Variable sky conditions for ground-based observers
Total solar eclipses seem to have a perverse habit of being visible from regions of the Earth where the population is small, as well as remote parts of the Earth or out over wide stretches of open ocean water, and this eclipse was no exception. The total number of people who likely experienced the complete darkening of the sun this morning could have all fit into Dodger Stadium with room to spare. The only places where the moon's umbra touched land were the Faroe Islands (pop. 50,000) and Svalbard (pop. 2,600).
The latter is a Norwegian archipelago in the Arctic Ocean located about midway between continental Norway and the North Pole. In spite of rather poor weather prospects and a warning to watch out for polar bears (which outnumber the local inhabitants), this did not deter more than 1,500 eclipse watchers to journey there in hopes of getting no more than a 2.5-minute glimpse of the darkened sun.
First reports indicated that totality was visible from the Faroes through breaks in rain clouds. Svalbard had variable conditions ranging from crystal-clear skies to clouds, sleet and rain. The path of the total eclipse finally came to an end just short of the North Pole.
The next total solar eclipse will occur in less than year on March 9, 2016, and will sweep over Sumatra, Borneo and Sulawesi (all with poor weather prospects).But on Aug. 21, 2017 — for the first time in nearly four decades — it will be the turn of the contiguous United States to play host to this, the greatest of celestial road shows, with millions of people fortuitously placed within a 70-mile-wide (113 km) totality path that will stretch from Oregon to South Carolina.
THE WOODLANDS, TEXAS—A mysterious bright spot on Ceres, the largest object in the asteroid belt, is looking more and more like ice—and could even be emitting water vapor into space on a daily basis, Dawn mission scientists reported here today at the Lunar and Planetary Science Conference. The bright spot, simply called feature #5, had been noticed before by the Hubble Space Telescope as sitting within an 80-kilometer-wide crater. But the Dawn spacecraft, which went into orbit around Ceres on 6 March, is now close to resolving the feature, which is less than 4 kilometers wide (pictured).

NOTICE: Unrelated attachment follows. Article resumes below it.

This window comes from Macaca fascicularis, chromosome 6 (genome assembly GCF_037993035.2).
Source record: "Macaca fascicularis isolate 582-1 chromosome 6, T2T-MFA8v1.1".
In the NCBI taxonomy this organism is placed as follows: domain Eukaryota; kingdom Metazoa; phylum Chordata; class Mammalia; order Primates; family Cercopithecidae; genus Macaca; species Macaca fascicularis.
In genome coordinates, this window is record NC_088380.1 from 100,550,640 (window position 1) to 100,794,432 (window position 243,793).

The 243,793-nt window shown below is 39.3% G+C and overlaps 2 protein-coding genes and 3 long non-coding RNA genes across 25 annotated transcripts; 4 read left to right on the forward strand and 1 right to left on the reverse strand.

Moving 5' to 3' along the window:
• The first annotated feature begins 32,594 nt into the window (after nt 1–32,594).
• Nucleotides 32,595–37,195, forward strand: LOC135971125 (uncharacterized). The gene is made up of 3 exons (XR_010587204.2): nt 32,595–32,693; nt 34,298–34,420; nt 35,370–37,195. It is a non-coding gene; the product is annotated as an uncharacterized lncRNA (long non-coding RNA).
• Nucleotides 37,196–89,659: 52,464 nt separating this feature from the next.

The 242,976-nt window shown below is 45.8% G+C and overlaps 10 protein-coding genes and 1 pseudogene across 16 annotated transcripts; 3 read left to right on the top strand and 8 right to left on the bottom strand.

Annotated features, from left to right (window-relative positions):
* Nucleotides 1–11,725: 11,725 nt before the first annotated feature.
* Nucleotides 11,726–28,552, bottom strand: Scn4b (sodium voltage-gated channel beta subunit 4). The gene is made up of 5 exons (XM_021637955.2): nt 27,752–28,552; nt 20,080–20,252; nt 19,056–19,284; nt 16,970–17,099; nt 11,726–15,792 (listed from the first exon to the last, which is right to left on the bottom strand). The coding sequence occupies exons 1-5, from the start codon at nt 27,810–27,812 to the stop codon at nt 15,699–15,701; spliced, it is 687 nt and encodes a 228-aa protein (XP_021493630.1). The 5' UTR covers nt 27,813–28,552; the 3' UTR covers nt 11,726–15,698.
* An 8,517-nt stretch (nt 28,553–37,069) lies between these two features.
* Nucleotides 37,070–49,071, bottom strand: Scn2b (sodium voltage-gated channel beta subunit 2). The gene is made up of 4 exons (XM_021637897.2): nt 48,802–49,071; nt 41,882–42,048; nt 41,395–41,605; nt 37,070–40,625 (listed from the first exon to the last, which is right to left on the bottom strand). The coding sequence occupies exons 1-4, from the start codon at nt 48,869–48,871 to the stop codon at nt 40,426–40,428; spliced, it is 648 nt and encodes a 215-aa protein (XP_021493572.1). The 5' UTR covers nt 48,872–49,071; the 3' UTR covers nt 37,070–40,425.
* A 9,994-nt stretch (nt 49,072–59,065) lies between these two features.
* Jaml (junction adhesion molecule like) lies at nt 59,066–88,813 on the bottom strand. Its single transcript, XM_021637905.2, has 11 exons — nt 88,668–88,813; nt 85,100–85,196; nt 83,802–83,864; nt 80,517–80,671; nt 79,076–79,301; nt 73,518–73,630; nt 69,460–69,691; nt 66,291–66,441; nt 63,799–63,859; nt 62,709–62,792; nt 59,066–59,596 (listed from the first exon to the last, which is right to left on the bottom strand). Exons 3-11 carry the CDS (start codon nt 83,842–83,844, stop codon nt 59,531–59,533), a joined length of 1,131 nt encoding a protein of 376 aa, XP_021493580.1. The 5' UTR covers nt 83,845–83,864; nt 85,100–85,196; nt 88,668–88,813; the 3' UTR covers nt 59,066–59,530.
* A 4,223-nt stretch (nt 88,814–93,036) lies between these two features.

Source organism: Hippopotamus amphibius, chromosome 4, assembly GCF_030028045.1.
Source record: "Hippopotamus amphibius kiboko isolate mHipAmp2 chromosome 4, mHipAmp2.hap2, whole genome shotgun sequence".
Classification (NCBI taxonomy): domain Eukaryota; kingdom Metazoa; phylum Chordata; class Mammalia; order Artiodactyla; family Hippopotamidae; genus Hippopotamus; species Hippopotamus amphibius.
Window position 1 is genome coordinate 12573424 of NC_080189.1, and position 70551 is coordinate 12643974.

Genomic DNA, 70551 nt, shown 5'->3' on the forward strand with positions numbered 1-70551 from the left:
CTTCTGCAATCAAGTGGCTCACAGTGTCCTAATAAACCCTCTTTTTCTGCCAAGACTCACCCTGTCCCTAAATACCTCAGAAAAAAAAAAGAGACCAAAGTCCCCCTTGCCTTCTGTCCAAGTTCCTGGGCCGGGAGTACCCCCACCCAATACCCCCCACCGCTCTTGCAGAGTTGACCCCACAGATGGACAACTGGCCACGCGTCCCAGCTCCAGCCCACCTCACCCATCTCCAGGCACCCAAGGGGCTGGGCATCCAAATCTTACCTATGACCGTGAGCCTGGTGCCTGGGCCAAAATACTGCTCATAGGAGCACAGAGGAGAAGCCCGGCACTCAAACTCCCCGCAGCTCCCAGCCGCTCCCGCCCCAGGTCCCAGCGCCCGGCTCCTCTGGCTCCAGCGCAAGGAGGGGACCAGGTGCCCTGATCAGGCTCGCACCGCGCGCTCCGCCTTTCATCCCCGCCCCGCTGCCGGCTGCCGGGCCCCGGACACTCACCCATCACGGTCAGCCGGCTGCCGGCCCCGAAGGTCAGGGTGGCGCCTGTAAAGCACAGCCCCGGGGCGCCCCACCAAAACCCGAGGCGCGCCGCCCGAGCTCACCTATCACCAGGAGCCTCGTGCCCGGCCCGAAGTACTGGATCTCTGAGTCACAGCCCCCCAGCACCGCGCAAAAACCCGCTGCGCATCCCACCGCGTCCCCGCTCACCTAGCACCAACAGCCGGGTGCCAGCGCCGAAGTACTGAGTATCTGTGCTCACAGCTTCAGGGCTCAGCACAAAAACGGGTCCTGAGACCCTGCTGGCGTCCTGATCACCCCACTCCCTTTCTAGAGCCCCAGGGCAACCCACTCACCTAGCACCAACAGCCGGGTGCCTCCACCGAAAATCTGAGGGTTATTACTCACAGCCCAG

Andreas Nathues, principal investigator for Dawn’s framing camera, says the feature has spectral characteristics that are consistent with ice. Intriguingly, the brightness can be seen even when the spacecraft is looking on edge at the crater rim, suggesting that the feature may be outgassing water vapor above the rim and into space. “Ceres seems to be indeed active,” he says.
The feature brightens through the course of the day, and then shuts down at night. Nathues says the behavior is similar to that of comets. Dawn should be able to resolve the feature completely, along with a smaller companion spot, when the spacecraft dips closer to the dwarf planet in mid-April.
A century ago this year, a young Swiss physicist, who had already revolutionized physics with discoveries about the relationship between space and time, developed a radical new understanding of gravity.
In 1915, Albert Einstein published his general theory of relativity, which described gravity as a fundamental property of space-time. He came up with a set of equations that relate the curvature of space-time to the energy and momentum of the matter and radiation that are present in a particular region.
Today, 100 years later, Einstein’s theory of gravitation remains a pillar of modern understanding, and has withstood all the tests that scientists could throw at it. But until recently, it wasn’t possible to do experiments to probe the theory under extreme conditions to see whether it breaks down.
Now, scientists have the technology to begin looking for evidence that could reveal physics beyond general relativity.
“To me, it is absolutely amazing how well general relativity has done after 100 years,” said Clifford Will, a theoretical physicist at the University of Florida in Gainesville. “What he wrote down is the same thing we use today,” Will told Live Science.
A new view of gravity